"That this language is being repeated more than two months after my last complaint only further establishes the pattern that the CBC’s language around Israeli attacks on Palestinian refugee camps is at risk of being characterized as having a bias over time."
September 25, 2023
George Achi, Director of Journalistic Standards and Public Trust, CBC News
Brodie Fenlon, News Editor-in-Chief, CBC News
Nancy Waugh, Sr. Manager, Journalistic Standards, CBC News
Jack Nagler, Ombudsman, CBC
Dear George Achi, Brodie Fenlon, Nancy Waugh, and Jack Nagler,
I’m writing to express my disappointment and concern about the CBC again using the contentious terminology of “terrorism” during a widely broadcast radio segment on a recent Israeli military attack against a Palestinian refugee camp. I heard it on CBC’s 1400 AM CBG at around 3:30 p.m. on Sunday, September 24.
The transcript reads:
Palestinians are attending a funeral for two people killed in an Israeli raid on a refugee camp in the occupied West Bank early this morning. One of those killed was a fighter with Hamas. The family of the other man said he just stepped out onto the roof of his home to see what was going on when he was shot by a sniper. Witnesses say the raid sparked a 6-hour gunbattle with Palestinian fighters. The Israeli military says it dismantled a terrorist operation command centre and uncovered dozens of explosive devices and bomb-making components. One Israeli soldier was injured in the raid.
Presumably, the justification will again be that the CBC’s broadcasters merely cited Israeli sources, protected by the qualification: “The Israeli military says.”
It should be noted that other international media outlets did not use the term “terrorist” when describing the events. The Associated Press wrote that the Israeli military described it as a “militant command centre,” while Reuters cited Israel’s claim that it was an “operational command centre.” Both of their articles, while imperfect, avoid the unbacked and unhelpfully rhetorical suggestion that the infrastructure was for “terroristic” purposes.
All of this matters because, regardless of how you define terrorism, an undeniable stain comes with its association. A trend is emerging in which the CBC uses the term in cases where Palestinians actively resist Israeli military attacks on refugee camps. While the justification is that Israeli sources are using the word and the CBC is only quoting it, given that the most far-right coalition in its history currently governs Israel, one would expect the CBC to exercise particular vigilance around Israel’s claims.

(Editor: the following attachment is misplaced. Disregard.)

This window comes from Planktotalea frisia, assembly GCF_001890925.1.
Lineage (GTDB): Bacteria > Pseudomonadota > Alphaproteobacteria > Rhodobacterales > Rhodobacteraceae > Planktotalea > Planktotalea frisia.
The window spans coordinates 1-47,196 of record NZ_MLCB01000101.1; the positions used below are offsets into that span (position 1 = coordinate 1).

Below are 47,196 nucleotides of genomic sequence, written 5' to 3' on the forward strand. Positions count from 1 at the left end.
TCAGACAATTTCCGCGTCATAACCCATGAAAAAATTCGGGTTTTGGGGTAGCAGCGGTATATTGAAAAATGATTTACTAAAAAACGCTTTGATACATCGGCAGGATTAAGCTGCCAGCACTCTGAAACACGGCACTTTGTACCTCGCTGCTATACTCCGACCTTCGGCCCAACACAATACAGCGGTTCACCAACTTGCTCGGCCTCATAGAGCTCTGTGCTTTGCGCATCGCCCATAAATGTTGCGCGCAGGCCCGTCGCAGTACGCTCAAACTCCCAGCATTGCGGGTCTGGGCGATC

As explained in CJPME’s previous letter on this matter to the CBC, a quick look at Israel’s breakdown of alleged “terrorist” incidents from 2015-2023 shows that a considerable proportion of the “terror attacks” it documents are, in fact, attacks on Israeli soldiers and security forces while they are on duty. Terrorism requires attacks on civilians.
The use of “terrorism” in this context is irresponsible. There is no evidence that the bomb materials the Israeli military found in the so-called “command centre” would be used against civilian targets. There is ample recent evidence of Palestinians in the West Bank using explosives specifically to target Israeli military vehicles during attacks on Palestinian villages and refugee camps. Indeed, the Associated Press reported that the exact Palestinian resistance fighters described by the CBC as having a “terrorist command centre” were focused on resisting an attack by Israeli military forces:
It said that engineering units detonated a number of bombs planted under roads and that militants opened fire and hurled explosives, as troops responded with live fire.
Given that the CBC previously informed CJPME that our “constructive feedback” dated July 10 on this file was shared with the CBC’s teams reporting on the Middle East, I am disappointed that the feedback seems to have fallen on deaf ears.
That this language is being repeated more than two months after my last complaint only further establishes the pattern that the CBC’s language around Israeli attacks on Palestinian refugee camps is at risk of being characterized as having a bias over time. I invite the CBC’s Ombudsman to consider this when reviewing the matter of the CBC’s language regarding Palestinian resistance.
Director of Media Advocacy, Canadians for Justice and Peace in the Middle East